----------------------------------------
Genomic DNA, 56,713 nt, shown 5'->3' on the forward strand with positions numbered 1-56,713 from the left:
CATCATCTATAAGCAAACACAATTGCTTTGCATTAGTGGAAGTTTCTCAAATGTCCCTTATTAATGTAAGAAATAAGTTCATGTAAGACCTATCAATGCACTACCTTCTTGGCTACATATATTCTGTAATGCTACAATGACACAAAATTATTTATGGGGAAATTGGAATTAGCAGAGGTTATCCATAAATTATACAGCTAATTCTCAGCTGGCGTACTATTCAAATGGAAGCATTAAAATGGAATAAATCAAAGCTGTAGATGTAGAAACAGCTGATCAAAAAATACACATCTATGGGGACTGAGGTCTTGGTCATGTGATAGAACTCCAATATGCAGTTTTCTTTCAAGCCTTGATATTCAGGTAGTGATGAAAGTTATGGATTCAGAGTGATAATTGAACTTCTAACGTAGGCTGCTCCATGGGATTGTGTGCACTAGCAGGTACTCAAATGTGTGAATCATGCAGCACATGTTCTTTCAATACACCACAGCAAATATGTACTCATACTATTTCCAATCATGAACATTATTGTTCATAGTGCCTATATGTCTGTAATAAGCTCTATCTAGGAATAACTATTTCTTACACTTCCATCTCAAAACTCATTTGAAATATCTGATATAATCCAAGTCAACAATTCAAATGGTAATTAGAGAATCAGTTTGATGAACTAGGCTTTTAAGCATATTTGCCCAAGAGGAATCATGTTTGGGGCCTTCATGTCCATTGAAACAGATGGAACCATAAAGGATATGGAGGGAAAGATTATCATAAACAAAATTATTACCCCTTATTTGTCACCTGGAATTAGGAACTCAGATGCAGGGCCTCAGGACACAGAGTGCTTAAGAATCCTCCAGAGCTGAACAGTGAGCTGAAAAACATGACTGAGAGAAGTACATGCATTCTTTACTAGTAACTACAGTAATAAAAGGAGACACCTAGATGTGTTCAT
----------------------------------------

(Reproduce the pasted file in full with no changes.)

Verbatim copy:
Genomic DNA, 56,713 nt, shown 5'->3' on the forward strand with positions numbered 1-56,713 from the left:
CATCATCTATAAGCAAACACAATTGCTTTGCATTAGTGGAAGTTTCTCAAATGTCCCTTATTAATGTAAGAAATAAGTTCATGTAAGACCTATCAATGCACTACCTTCTTGGCTACATATATTCTGTAATGCTACAATGACACAAAATTATTTATGGGGAAATTGGAATTAGCAGAGGTTATCCATAAATTATACAGCTAATTCTCAGCTGGCGTACTATTCAAATGGAAGCATTAAAATGGAATAAATCAAAGCTGTAGATGTAGAAACAGCTGATCAAAAAATACACATCTATGGGGACTGAGGTCTTGGTCATGTGATAGAACTCCAATATGCAGTTTTCTTTCAAGCCTTGATATTCAGGTAGTGATGAAAGTTATGGATTCAGAGTGATAATTGAACTTCTAACGTAGGCTGCTCCATGGGATTGTGTGCACTAGCAGGTACTCAAATGTGTGAATCATGCAGCACATGTTCTTTCAATACACCACAGCAAATATGTACTCATACTATTTCCAATCATGAACATTATTGTTCATAGTGCCTATATGTCTGTAATAAGCTCTATCTAGGAATAACTATTTCTTACACTTCCATCTCAAAACTCATTTGAAATATCTGATATAATCCAAGTCAACAATTCAAATGGTAATTAGAGAATCAGTTTGATGAACTAGGCTTTTAAGCATATTTGCCCAAGAGGAATCATGTTTGGGGCCTTCATGTCCATTGAAACAGATGGAACCATAAAGGATATGGAGGGAAAGATTATCATAAACAAAATTATTACCCCTTATTTGTCACCTGGAATTAGGAACTCAGATGCAGGGCCTCAGGACACAGAGTGCTTAAGAATCCTCCAGAGCTGAACAGTGAGCTGAAAAACATGACTGAGAGAAGTACATGCATTCTTTACTAGTAACTACAGTAATAAAAGGAGACACCTAGATGTGTTCAT